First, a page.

C. gently cupped each blossom and draped the top of the petals over his hand. He spooned in the ricotta-basil-lemon mixture and carefully pushed it down into the stem with the back of the spoon. Using a piping bag would also be a great idea…



My handsome chef, with the final stuffed blossoms.


Time to move to the stove for frying…

We used a large cast-iron, adding about a centimetre-tall layer of oil to the bottom. Heat the oil on medium and wait a few minutes. To test that it’s hot enough, drip a bit of the batter into the oil – it should sizzle and start to fizz and cook.

Take one stuffed zucchini blossom and dip it into your flour batter. Slowly lower it into the hot oil (careful! It may splatter).


Use a slotted spoon or two forks to turn the blossom once the first side is crisp (tongs would likely be too rough…)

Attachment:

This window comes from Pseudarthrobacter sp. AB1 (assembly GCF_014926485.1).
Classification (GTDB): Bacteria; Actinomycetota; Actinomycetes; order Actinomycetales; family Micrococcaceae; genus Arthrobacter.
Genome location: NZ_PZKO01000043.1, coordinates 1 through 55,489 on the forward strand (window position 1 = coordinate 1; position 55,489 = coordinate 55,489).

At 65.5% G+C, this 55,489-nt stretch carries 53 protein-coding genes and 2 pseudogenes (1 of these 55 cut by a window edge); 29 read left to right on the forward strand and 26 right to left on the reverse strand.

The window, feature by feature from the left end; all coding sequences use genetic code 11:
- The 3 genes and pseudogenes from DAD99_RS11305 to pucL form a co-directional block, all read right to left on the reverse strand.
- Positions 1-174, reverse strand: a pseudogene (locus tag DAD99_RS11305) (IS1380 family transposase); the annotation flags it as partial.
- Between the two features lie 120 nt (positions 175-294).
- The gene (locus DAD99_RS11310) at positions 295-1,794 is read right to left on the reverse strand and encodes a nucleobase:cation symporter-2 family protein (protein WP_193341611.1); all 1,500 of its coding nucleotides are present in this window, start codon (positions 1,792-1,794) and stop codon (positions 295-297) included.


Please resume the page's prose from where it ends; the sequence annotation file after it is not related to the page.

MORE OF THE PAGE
When both sides are crisp and the edges are golden, lift it out of the oil and place it on a plate with paper towel to soak up the excess oil. Sprinkle a little bit of extra salt on it while it’s hot.


Now taste it! Quickly before it gets soggy! This is your chance to adjust the seasoning of the batter if required.

Then, carry on and fry the rest in small batches so as not to overcrowd the pan.


Note C’s two-spoon-turn-technique…


You’ll have to try very hard not to eat them right as they come out…


We tossed in some of the regular zucchini and young green beans too…


And made a simple fresh salad to go with the luscious fried bits.


If it pleases you, enjoy with a squeeze of fresh lemon.

And that’s that! I hope you find yourself some zucchini blossoms to experiment with. They are delightful fun.

Happy Weekend!

Aug 13

Fava Beans Facts

Did you know? The fava bean or broad bean was the only bean known to Europe until the discovery of the New World. You might have also encountered them under a few other names: broad bean, faba bean, field bean, bell bean, or tic bean.


And did you know? Fava beans are unusual in having thick, tough seed coats. Blanching them in alkaline water loosens and softens the coat to reveal a lovely and tender pod.


The Good Food Revolution has a quicky recipe for fava beans on crostini.